Patient perspectives on health in chronic illness
Introductions: Medical students need to understand patients’ perspectives about illness and its impact on their lives and family, to evolve as truly socially accountable physicians.
Methods: Medical students were assigned in pairs to regularly visit a chronically sick patient over 6 months. They completed a portfolio exploring patient attitudes towards their illness, medication, concerns and beliefs. Themes were coded and portfolios were reviewed independently by two tutors and four students extracting data that matched the themes. New themes were added during the review. Data was later compiled and discussed by the team to refine key themes and portfolios were again reviewed to check for frequency.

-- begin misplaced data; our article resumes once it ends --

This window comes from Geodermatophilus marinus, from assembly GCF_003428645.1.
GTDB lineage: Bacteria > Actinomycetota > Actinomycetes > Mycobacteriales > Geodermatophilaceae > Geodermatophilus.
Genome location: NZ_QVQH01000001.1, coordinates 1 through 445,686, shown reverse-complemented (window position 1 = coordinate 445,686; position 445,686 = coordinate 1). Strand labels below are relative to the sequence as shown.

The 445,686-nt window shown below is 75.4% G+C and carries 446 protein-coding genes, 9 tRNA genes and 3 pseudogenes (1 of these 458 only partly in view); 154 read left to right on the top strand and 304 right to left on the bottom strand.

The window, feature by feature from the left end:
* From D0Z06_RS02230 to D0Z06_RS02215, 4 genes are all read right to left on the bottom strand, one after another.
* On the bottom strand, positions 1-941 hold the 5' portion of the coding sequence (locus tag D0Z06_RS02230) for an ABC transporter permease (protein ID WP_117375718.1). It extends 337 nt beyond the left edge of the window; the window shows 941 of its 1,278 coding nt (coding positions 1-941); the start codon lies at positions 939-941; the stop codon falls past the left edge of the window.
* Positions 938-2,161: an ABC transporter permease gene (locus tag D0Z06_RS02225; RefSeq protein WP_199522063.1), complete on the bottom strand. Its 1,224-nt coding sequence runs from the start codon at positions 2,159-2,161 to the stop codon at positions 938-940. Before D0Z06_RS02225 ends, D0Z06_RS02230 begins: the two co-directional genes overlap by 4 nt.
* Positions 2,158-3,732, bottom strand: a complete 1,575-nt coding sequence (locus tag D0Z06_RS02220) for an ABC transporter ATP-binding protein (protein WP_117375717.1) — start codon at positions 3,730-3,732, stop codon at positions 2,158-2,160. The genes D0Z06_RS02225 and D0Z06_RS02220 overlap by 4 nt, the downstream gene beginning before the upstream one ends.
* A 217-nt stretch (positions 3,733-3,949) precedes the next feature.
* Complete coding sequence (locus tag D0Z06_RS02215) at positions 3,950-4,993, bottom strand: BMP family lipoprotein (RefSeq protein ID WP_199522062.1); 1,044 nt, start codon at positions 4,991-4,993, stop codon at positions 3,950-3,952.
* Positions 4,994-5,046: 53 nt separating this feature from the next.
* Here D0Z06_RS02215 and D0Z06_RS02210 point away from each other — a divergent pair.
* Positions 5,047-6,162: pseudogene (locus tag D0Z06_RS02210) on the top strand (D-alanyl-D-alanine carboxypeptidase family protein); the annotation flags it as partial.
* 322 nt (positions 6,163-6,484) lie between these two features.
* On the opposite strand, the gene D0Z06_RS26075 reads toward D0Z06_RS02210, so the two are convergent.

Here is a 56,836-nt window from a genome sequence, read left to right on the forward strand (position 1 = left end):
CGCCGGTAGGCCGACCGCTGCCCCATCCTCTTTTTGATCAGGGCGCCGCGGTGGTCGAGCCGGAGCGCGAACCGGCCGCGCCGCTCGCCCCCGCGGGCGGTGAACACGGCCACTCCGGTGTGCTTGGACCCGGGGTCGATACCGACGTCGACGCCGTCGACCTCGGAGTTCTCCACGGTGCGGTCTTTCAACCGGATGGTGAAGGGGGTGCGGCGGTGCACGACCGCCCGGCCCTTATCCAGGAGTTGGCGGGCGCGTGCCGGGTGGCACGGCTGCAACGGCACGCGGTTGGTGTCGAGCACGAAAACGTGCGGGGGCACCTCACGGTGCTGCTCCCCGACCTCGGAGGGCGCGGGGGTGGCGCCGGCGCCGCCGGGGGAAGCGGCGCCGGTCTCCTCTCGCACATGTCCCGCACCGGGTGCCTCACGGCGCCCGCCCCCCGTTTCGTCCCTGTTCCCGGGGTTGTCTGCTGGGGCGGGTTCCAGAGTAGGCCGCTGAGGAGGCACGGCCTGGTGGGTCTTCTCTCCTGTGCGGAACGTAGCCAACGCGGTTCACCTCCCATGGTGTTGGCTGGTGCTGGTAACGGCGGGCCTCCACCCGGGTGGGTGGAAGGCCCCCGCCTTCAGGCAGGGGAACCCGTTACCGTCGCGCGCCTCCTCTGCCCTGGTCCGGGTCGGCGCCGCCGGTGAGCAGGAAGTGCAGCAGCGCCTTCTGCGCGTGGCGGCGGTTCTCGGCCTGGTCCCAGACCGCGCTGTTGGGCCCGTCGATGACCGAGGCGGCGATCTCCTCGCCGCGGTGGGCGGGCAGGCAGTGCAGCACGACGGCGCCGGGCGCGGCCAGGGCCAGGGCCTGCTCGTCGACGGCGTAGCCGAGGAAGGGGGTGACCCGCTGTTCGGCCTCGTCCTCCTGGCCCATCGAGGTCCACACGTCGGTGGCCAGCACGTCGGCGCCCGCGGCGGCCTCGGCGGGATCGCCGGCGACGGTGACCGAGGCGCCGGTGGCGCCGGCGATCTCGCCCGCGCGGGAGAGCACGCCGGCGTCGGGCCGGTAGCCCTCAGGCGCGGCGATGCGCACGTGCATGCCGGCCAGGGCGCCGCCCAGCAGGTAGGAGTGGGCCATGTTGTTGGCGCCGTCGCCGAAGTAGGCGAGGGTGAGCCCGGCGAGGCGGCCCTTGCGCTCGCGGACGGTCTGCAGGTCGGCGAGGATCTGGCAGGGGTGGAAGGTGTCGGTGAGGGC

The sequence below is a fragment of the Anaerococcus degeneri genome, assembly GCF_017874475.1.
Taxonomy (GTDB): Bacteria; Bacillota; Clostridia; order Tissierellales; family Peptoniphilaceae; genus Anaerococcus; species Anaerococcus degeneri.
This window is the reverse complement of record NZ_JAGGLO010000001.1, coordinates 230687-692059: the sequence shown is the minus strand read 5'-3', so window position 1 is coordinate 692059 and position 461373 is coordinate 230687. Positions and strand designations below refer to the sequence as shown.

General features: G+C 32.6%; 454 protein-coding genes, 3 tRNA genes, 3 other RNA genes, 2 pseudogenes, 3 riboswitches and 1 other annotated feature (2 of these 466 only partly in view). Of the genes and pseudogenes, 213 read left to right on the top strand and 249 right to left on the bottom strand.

Results: Fifty-eight students interviewed twenty-nine patients with a variety of chronic conditions. Areas identified included the important role of family and community. A major concern of 18/29 (62%) patients was the impact on the family emotionally, socially and financially of their illness. Other concerns were loneliness (5/29), uncertainty about the illness and deteriorating function. Spiritual issues were important, together with prayer. Some patients (7/29) viewed their illness as a punishment or curse and wanted to die. Other patients believed their illness was due to diet, physical or emotional stress, contagion or exposure to environmental factors. Two believed the oxygen for their COPD was addictive, so restricted its use.
Conclusions: As part of providing patient-centered care in the context of Nepal it is important to explore the level of family and community support available to the patient as well as the current impact on the family.
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